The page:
‘I Don’t Know What That Would Accomplish’: Ben & Jerry’s Says It Won’t Protest Texas, Georgia After Boycotting West Bank

[Twitter/Screenshot/Public-User: Axios]

Laurel Duggan Social Issues and Culture Reporter
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Jerry Greenfield, a co-founder of Ben & Jerry’s, told a reporter Sunday that he did not know what a boycott of Georgia or Texas over voting or abortion laws, respectively, would accomplish, despite the company launching a boycott of the West Bank in July.

“You guys are big proponents of voting rights. Why do you still sell ice cream in Georgia? Texas – abortion bans – why are you still selling there?,” Axios reporter Alexi McCammond asked during a segment of “Axios on HBO”.

“I don’t know. I mean … it’s an interesting question. I don’t know what that would accomplish. We’re working on those issues of voting rights, and I don’t know. I think you ask a really good question and I think I’d have to sit down and think about it for a bit,” Greenfield answered.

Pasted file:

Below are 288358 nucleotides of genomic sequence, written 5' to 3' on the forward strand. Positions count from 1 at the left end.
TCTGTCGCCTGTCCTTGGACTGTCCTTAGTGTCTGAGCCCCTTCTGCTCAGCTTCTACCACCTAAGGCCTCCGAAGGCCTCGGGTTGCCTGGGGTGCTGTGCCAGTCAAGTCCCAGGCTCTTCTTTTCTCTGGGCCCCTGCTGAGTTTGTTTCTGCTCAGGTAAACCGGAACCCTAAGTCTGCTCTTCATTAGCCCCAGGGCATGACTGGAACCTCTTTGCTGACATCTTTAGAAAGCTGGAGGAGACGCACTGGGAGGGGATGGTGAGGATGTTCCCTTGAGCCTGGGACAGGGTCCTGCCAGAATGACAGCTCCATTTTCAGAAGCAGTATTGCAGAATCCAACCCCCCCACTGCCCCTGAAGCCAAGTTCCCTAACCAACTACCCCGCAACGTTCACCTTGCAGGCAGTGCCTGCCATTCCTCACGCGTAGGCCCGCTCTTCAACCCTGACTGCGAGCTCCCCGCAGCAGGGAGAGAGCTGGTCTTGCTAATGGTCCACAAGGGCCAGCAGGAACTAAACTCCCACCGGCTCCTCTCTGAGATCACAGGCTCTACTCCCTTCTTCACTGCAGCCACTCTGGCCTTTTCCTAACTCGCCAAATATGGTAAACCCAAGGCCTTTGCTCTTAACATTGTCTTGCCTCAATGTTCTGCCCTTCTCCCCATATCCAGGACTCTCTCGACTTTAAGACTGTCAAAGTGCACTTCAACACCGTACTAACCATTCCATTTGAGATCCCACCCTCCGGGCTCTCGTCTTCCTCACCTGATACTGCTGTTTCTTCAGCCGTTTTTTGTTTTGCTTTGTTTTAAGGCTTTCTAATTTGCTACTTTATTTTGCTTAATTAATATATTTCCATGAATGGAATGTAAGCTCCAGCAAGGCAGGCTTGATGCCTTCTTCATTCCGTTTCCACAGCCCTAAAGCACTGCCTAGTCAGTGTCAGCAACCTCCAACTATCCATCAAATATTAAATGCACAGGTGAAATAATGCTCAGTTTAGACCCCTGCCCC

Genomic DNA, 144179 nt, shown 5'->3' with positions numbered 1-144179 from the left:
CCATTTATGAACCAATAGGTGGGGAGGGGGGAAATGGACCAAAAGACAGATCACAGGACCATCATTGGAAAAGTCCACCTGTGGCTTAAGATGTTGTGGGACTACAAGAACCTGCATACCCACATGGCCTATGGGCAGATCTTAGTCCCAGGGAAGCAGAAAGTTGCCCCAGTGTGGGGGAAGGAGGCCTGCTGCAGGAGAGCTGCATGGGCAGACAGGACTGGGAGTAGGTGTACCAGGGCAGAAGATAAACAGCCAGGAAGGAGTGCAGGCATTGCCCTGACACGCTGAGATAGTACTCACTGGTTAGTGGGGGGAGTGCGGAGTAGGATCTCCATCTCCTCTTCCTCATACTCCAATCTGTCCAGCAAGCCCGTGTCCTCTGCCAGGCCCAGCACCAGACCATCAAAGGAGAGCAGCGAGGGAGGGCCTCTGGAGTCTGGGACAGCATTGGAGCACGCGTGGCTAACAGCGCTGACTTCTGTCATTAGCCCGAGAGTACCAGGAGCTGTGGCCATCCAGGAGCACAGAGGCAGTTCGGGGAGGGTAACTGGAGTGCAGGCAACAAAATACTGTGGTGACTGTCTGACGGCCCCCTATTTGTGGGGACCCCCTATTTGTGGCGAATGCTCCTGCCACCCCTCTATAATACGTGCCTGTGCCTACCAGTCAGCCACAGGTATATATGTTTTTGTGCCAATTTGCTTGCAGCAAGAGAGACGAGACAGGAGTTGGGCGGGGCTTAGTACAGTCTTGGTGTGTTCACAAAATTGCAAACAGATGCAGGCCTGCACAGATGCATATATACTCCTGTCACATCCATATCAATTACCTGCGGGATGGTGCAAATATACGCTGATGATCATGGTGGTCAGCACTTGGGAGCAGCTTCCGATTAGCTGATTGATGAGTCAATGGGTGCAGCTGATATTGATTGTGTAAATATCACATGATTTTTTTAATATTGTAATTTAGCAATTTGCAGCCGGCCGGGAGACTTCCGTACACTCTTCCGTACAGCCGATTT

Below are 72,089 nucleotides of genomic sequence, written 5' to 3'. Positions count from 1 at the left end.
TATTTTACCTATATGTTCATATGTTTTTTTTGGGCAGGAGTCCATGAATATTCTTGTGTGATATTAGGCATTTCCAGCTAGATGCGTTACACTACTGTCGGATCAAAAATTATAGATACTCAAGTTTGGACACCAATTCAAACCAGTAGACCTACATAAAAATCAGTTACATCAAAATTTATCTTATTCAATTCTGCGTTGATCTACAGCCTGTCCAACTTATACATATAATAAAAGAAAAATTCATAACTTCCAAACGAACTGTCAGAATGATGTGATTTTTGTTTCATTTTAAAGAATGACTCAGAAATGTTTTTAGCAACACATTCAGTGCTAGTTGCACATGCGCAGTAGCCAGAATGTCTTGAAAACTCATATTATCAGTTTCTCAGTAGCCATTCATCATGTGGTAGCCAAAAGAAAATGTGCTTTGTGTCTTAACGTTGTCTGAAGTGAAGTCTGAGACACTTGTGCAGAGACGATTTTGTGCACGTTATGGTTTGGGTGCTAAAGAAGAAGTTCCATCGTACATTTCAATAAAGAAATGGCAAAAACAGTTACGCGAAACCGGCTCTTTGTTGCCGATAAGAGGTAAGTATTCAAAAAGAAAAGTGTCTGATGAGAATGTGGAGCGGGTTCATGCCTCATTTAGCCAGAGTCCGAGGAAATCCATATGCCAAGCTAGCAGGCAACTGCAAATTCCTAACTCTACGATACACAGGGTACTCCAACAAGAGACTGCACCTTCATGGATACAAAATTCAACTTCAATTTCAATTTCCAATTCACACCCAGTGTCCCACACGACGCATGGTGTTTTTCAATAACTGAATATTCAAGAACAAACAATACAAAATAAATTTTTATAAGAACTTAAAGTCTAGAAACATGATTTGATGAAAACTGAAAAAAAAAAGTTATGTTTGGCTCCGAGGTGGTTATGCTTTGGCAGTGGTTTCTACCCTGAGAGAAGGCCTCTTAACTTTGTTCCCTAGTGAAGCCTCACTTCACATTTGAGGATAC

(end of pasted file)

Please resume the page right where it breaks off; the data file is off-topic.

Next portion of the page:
Ben & Jerry’s announced in July that the company would stop selling ice cream in the West Bank and the East Jerusalem area, which the company calls “Occupied Palestinian Territory”. Israel won those territories in 1967, and approximately 700,000 Israeli citizens live there.

Greenfield told Axios that, while the company is working on voting rights issues, he has issues with many states and countries and boycotting Texas or Georgia would mean that the company “could not sell any ice cream anywhere.”

The ice cream company supports many progressive causes. Its website hosts numerous articles and petitions critical of new election security measures and supportive of reauthorizing the Voting Rights Act.

Ben & Jerry’s publicly supports the Black Lives Matter movement and released a social justice-themed flavor in support of Democratic Missouri Rep. Cori Bush’s Public Safety Act. The company also released a special flavor in honor of Colin Kaepernick in 2020.

Four states are taking action or considering divesting from Unilever, Ben & Jerry’s parent company, Axios reports.